In this tutorial you will learn about the Prototype Model and its application with practical example.
The main idea behind the Prototype Model is that rather of freezing the requirements before proceeding with design or coding, a throwaway prototype is developed to understand the needs. This prototype is based on the needs that are currently known. A prototype model is a model for software development. The client can acquire a “real feel” of the system by interacting with the prototype, since interactions with the prototype can help the customer better comprehend the requirements of the intended system. Prototyping is an appealing notion for complex and huge systems when there is no manual procedure or existing system to assist in defining the needs.
In this stage, the first Prototype is created, where the most basic needs are shown and user interfaces are supplied. These functionalities may not function exactly the same way in the final programmer built. While, in the prototype developed, workarounds are made to provide the same appearance and feel to the consumer.
Evolutionary prototyping, also known as breadboard prototyping, is centered on creating workable prototypes with limited capability at first. The produced prototype serves as the foundation for subsequent prototypes, upon which the full system is built. The well-known needs are included in the prototype by applying evolutionary prototyping, and the requirements are added as they are understood. Prototyping is used to allow consumers to review and test developer suggestions before they are implemented. It also aids in understanding user-specific requirements that may not have been considered by the developer during product creation.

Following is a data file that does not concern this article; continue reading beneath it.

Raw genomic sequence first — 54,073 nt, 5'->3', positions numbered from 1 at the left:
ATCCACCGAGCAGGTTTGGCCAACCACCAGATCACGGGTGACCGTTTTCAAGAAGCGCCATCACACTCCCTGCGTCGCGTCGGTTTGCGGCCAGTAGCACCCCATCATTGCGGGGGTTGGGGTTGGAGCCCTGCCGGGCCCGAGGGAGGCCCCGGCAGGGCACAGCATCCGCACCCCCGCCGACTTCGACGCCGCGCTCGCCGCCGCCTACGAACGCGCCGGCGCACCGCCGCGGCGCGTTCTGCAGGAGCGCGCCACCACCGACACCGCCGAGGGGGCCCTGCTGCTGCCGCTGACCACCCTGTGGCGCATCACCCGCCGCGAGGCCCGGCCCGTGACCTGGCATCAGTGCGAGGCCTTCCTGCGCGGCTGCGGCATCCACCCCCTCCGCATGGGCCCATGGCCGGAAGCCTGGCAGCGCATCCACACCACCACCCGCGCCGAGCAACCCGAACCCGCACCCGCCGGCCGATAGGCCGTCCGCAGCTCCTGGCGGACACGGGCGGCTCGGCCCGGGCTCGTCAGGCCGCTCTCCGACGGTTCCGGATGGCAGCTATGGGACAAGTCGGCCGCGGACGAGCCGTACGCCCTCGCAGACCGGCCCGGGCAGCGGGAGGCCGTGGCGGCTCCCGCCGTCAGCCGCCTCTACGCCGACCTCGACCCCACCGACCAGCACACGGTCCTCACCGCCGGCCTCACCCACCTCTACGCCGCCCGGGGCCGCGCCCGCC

The prototype is typically not a full system, and many of the intricacies are not included. The purpose is to offer general functioning to a system.
Benefits of the Prototype Model
- Users have an active role in the development.
- Because this process includes a functioning model of the system, users have a better knowledge of the system being constructed.
- Errors may be spotted at a far earlier stage.
- Users may provide input more quickly, which leads to better solutions.
- It is simple to identify missing functionality.
- Functions that are perplexing or difficult to understand can be identified.
- Validation of requirements, rapid implementation of an unfinished but working application.
Prototype model disadvantages
- This leads to the implementation and then repair of a method of creating systems.
- In practice, this process may enhance the system’s complexity when the scope of the system expands beyond the original goals.
- Because the entire system was created, an incomplete application may result in the application not being used.
- Incomplete or insufficient problem analysis
When to Apply the Prototype Model
- When the planned system requires extensive contact with end users, a prototype model should be employed.
- Online systems and web interfaces with a high level of engagement with end users are typically best suited for the Prototype approach. It may take some time to develop a system that is simple to use and requires little training for the end user.
- Prototyping ensures that that end users interact with the system on a regular basis and offer input, which is incorporated into the prototype to produce a usable system they are great for creating effective human-computer interaction systems.